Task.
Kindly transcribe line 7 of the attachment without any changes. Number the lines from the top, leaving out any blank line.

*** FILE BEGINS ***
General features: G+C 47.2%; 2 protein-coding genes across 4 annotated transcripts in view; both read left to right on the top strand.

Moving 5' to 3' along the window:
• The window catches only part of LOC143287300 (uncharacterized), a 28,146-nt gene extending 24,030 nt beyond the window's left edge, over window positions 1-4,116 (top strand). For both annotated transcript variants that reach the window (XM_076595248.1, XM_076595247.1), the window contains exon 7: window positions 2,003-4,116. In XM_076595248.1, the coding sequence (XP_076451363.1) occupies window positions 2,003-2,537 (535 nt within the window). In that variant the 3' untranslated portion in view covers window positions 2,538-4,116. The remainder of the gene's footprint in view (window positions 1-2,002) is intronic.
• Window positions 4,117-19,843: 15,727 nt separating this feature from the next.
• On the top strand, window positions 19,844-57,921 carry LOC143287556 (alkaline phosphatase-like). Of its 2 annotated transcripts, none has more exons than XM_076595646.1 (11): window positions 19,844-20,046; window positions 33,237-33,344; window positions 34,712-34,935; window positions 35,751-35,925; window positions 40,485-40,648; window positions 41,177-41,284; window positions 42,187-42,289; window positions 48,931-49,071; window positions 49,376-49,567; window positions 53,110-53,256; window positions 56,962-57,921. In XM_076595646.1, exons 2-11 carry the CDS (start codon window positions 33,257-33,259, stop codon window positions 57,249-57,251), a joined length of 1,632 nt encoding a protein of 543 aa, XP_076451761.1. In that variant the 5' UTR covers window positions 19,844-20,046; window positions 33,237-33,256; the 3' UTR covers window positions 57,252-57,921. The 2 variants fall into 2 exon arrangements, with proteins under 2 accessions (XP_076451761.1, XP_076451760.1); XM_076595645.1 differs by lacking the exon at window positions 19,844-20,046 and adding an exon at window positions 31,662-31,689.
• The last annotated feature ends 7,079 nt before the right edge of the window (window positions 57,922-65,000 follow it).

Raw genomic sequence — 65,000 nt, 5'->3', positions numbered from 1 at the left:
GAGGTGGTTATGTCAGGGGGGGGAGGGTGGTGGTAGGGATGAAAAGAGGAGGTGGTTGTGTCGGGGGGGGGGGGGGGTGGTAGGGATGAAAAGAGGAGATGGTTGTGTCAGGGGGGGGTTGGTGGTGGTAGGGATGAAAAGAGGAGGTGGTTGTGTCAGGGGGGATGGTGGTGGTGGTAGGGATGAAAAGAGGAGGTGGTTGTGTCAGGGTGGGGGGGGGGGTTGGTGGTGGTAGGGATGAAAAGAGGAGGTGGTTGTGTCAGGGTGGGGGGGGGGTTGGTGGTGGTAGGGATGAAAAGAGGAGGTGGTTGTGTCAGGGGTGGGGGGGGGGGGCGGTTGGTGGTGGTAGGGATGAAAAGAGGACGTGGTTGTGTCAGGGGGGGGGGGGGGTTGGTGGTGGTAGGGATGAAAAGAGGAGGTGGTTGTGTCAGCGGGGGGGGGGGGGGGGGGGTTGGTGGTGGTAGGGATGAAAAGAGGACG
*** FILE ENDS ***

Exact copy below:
Raw genomic sequence — 65,000 nt, 5'->3', positions numbered from 1 at the left: